Returning again to FIG. 2, the device is configured with interface, reserved, and peak rates (token buckets) at 205. Then the network device, at 207, awaits the next packet to be transmitted. In one embodiment of the invention, these packets, which are received at 209, can either arrive from the individual flows connected to the network device interface or from the network device buffer. As the network device can be connected to a variety of output mediums, the network device likewise can handle packets arriving from individual flows on different mediums.
After the network device interface has received the packet at 209, the system updates the interface token bucket at 211. In one embodiment of the invention, the update is performed by considering the bandwidth of the network device interface and the time elapsed since the last update. For example, in cases where the network device interface has a capacity of 800 bits/second, one token represents a bit, and one half of a second has elapsed since the last update, the interface token bucket is refreshed with 400 additional tokens by adding 400 tokens to the number of tokens already in the interface token bucket. However, the network device interface still has bandwidth limitations at any given moment in time, so the interface token bucket is limited to containing a maximum of 800 tokens. In a case where the interface token bucket had no remaining tokens, 400 tokens would be added to the token bucket. However, in a situation where the interface token bucket already had 700 tokens, the updated interface token bucket would still have only 800 tokens. When a new packet has been received, the interface token bucket or ITB can be updated as:
and the network device bandwidth can be accounted for by taking
After the interface token bucket has been refreshed, the system updates the peak and reserved token buckets at 213. In one embodiment of the invention, the reserved token bucket update is performed by considering the reserved rate of the associated flow and the time elapsed since the last update. For example, in a case where the reserved rate is 300 bits/second, one token represents a bit, and one half of a second has elapsed since the last update, the reserved token bucket is refreshed with 150 additional tokens by adding 150 tokens to the number of tokens already in the interface token bucket. However, the reserved rate limits the flow rate at any given moment in time, so the reserved token bucket is limited to containing a maximum of 300 tokens. In a case where the reserved token bucket has no remaining tokens, 150 tokens would be added to the token bucket. However, in a situation where the reserved token bucket already had 200 tokens, the updated reserved token bucket would still have only 300 tokens. When a new packet has been received, the reserved token bucket or RTB can be updated as follows:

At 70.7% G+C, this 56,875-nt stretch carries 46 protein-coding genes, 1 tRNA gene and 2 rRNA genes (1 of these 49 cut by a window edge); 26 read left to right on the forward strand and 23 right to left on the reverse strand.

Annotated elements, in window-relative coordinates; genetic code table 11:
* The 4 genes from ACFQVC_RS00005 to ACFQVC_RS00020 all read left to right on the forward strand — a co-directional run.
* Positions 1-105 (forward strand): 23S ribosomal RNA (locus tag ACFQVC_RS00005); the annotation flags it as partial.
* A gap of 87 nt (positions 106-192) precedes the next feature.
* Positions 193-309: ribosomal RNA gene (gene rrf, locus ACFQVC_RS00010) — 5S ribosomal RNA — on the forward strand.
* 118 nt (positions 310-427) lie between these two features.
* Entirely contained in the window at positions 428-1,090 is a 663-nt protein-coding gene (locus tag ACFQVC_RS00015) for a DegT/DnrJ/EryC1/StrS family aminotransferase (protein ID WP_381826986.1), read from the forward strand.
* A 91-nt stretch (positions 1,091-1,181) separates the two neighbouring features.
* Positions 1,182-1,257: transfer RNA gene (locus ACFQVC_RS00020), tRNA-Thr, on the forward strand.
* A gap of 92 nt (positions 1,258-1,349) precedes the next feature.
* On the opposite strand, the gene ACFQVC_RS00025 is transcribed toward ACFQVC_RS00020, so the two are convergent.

and the reserved rate limitation can be accounted for by taking
In one embodiment of the invention, the peak token bucket update is performed by considering the reserved rate of the associated flow and the time elapsed since the last update. For example, in a case where the peak rate is 400 bits/second, one token represents a bit, and one half of a second has elapsed since the last update, the reserved token bucket is refreshed with 200 additional tokens by adding 200 tokens to the number of tokens already in the interface token bucket. However, the peak rate limits the flow rate at any given moment in time, so the peak token bucket is limited to containing a maximum of 400 tokens. In a case where the peak token bucket has no remaining tokens, 200 tokens would be added to the token bucket. However, in a situation where the peak token bucket already had 400 tokens, the updated peak token bucket would still have only 400 tokens. When a new packet has been received, the reserved token bucket or RTB can be updated as:
and the reserved rate limitation can be accounted for by taking
Note that if the packet received at 209 is not associated with a flow having a guaranteed flow rate, then it has no reserved or peak token buckets to refresh. In other words, the process skips 213. Further some flows may have a reserved flow rate but without the benefit of a peak flow rate. In such cases, a flow will have a reserved flow token bucket but no peak rate token bucket. Thus, when the process treats a packet for such flow, it will refresh and update a reserved token bucket but not a peak token bucket at 213.
The peak and reserved token bucket updates must be performed for all of the buckets associated the guaranteed flows connected to the network device interface. In embodiments of the invention, one reasonably skilled in the art would recognize that the number of tokens in the peak or reserved token buckets could be calculated dynamically. In one embodiment of the invention, the difference between the peak token bucket value and the reserved token bucket value would remain constant, allowing the system to calculate one based on the value of the other. One skilled in the art would also recognize that the reserved, peak, and interface token bucket values can be updated and refreshed at different times to achieve similar results.
The network device at 215 determines whether the packet should be sent to output. The network device does this by taking the reserved token bucket value of the flow from which the packet arrived and checks if the reserved token bucket minus the packet size is greater than or equal to zero. FIG. 3 shows this situation. One of the reserved token buckets 103 contains a number of tokens indicated by level 311. If this value is greater than or equal to zero, the peak, reserved, and interface token buckets are updated at 221 and the packet is sent to output at 223. Note that a corresponding peak rate token bucket has a level 315. Levels 311 and 315 are provided for the same flow.